Doug Stockdale's Singular Images

March 23, 2011

Inspirational Muse is still alive – thank goodness

Filed under: Insomnia: Hotel Noir, Photography, Projects/Series — Tags: , , — Doug Stockdale @ 6:01 am

NWM Hanover copyright 2011 by Douglas Stockdale

I had lamented earlier this month about my inspirational muse and how this was something you really can’t manage, per se. I, you, we just need to allow a openess and listen quietly. As sometimes things occur for me, when I start to connect, it seems like many more ideas start rolling in.

Case in point, last month while in Madrid and Paris, I started thinking about a concept that was a somewhat related to my project Insomnia: Hotel Noir. After it has passed the initial spaghetti test, I am a little more confident about blogging about it, tentatively titled NoWhere Man, of which the singular image above is now a part of. Especially since I keep working on the project.

Meanwhile two more project ideas have started to develop, one a little more conceptual, while the other is about a potential noir project in Southern California. nice.

Also this week, I mailed my CD of Ciociaria photographs to Marco, my publisher in Italy. And I just now remembered that I was going to include something else with that package. darn. Oh well. Next is to let Marco take the first look at the photographs and then schedule some time with the editor around one of my trips to Italy. Nice, this continues to move forward.

March 11, 2011

Ciociaria – Editing

Filed under: Ciociaria, Photography, Projects/Series — Doug Stockdale @ 9:20 pm

Copyright 2010 Douglas Stockdale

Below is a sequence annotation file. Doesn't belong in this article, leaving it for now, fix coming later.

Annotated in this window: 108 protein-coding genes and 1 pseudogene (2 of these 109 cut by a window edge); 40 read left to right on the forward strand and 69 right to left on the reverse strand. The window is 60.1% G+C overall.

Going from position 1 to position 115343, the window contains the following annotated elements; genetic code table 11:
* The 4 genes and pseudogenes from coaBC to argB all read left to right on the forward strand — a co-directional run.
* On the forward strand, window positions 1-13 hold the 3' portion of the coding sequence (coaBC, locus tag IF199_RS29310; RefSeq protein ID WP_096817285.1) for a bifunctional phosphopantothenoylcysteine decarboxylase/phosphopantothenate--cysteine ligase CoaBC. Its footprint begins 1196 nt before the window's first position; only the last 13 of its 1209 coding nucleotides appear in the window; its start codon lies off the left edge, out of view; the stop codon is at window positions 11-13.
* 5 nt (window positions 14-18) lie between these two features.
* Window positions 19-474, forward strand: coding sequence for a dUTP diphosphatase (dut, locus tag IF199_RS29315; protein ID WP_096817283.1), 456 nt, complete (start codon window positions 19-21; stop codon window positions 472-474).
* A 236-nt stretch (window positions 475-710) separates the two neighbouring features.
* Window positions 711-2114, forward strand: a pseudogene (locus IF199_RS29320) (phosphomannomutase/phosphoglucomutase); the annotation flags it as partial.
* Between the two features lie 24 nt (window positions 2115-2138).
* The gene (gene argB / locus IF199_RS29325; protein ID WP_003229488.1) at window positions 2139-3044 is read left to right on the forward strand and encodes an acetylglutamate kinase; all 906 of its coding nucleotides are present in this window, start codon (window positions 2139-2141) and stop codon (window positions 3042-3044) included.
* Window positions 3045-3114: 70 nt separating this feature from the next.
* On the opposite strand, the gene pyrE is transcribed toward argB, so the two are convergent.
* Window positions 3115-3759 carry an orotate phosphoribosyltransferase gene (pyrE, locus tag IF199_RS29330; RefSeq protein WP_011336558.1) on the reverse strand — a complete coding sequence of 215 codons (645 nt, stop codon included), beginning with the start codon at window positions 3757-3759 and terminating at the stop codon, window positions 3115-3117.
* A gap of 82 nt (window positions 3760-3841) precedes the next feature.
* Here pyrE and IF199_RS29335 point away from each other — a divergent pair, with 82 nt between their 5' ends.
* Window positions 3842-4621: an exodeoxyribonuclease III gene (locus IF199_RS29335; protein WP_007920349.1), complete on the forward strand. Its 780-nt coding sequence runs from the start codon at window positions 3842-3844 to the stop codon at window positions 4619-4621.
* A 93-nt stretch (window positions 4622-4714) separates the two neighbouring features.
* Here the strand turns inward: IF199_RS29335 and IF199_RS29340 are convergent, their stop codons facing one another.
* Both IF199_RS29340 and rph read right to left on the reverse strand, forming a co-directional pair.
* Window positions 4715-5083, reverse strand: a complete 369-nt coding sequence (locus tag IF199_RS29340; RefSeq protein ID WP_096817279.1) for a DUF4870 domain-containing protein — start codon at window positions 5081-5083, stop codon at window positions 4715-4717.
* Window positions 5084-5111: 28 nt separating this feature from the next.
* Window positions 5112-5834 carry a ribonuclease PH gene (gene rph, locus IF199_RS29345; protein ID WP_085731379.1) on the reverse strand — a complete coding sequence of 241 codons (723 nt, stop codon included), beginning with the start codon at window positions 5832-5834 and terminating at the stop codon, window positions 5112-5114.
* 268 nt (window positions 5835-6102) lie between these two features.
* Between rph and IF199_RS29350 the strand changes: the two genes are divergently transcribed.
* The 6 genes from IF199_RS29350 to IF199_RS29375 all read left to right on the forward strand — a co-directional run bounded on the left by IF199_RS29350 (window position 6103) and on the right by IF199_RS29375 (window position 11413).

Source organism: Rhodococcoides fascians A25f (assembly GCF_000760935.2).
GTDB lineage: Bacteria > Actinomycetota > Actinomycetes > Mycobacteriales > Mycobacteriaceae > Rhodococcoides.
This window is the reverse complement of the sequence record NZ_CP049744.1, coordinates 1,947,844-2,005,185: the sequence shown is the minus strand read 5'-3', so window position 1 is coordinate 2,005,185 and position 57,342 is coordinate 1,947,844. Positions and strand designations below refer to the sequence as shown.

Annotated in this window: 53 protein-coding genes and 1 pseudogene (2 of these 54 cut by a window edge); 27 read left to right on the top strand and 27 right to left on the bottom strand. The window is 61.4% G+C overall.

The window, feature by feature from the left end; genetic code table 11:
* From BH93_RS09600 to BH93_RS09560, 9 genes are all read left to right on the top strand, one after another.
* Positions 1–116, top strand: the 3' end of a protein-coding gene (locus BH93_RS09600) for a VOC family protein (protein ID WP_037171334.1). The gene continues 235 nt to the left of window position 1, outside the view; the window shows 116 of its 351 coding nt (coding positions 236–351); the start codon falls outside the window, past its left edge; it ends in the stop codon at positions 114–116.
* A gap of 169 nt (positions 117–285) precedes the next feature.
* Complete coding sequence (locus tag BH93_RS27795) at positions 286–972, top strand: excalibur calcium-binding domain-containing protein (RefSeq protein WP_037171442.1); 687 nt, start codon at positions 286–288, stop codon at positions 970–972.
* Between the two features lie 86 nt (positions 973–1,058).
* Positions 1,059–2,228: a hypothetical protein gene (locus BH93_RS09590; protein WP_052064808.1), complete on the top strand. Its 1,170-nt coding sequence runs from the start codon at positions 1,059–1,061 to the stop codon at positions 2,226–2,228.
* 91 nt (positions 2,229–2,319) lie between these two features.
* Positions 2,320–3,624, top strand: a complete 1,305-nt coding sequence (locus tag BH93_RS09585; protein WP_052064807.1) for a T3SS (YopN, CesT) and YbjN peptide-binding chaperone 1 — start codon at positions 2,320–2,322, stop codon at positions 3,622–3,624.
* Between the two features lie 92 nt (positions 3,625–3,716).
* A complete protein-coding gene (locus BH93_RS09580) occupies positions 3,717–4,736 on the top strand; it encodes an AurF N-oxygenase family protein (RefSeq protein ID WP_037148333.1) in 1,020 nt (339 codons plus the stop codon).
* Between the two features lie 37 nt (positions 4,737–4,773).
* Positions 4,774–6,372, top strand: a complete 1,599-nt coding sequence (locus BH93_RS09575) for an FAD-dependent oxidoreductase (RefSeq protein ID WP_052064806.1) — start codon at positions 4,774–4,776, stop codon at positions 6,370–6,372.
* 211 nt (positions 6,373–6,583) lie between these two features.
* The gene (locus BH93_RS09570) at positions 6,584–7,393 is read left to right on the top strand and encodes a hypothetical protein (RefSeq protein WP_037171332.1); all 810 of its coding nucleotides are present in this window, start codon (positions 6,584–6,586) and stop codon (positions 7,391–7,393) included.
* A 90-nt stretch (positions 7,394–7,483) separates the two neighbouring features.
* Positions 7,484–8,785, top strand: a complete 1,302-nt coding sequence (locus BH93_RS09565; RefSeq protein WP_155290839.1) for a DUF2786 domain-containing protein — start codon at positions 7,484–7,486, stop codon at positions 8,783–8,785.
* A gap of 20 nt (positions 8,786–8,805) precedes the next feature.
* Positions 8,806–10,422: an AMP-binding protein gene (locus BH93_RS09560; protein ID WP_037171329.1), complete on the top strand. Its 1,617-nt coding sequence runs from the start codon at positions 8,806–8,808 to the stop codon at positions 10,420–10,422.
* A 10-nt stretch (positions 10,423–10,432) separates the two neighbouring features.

At some point in a photo project, I sense that I am coming to the end, in that what I am attempting to convey or the subject seems to coming to stand still. For me, that could be either internal or external. Sometimes, such as when my Visa expired for China, I was not planning to return, thus what I had discovered and photographed was essentially done for the moment. In the case of my project In Passing, I think that I had did not have much more to say on the matter. The body of work seemed complete, and I was into the editing mode, examining the raw material for those elements that conveyed what I was searching for.

For my project Ciociaria, it seems that I was sensing the end of the discovery mode due to a combination of factors and I was slowly shifting into the editing mode towards the end of last year. The shift to the editorial mode was not abrupt, but gradual, which happens to me most times. Certainly since I have returned a couple of more occasions to continue the discover and investigation, and I anticipate that I will still make another trip in the Spring.

I have also found that in the early phases of my project, I was poking in a lot of different directions and in a number of different ways, probably best thought of as a lot of mini trial runs. As mentioned before, I was cooking some pasta and throwing it on the wall to see if it was sticking. And some was, enough so that I was encouraged to investigate further. In retrospect, I also find myself with a lot of early photographs that may make interesting Singular images, were not working to provide cohesiveness to my concept. So to say that I had photographed X thousand images for this project is kinda of meaningless. Or it is to me, as I am more concerned about how many images are close and in the ball park that could express my concept. So the very first edit is to get rid of the crap. Yikes! Let me rephrase that: to distill the available images into a more cohesive whole. Reads a bit better, eh?

So lets say that I am now down to about 300 images and I know that my book will be in the range of 55 to 65 images. Now the sledding will get a little more difficult, as my real goal is to get into the 150 image range. I am targeting a significant few to bring to the table for the book’s editor and publisher to evaluate.  BTW I have already made a selection of 58 images and assembled a book dummy, but at this point, I want to keep this in my back pocket as we enter into the collaborative phase.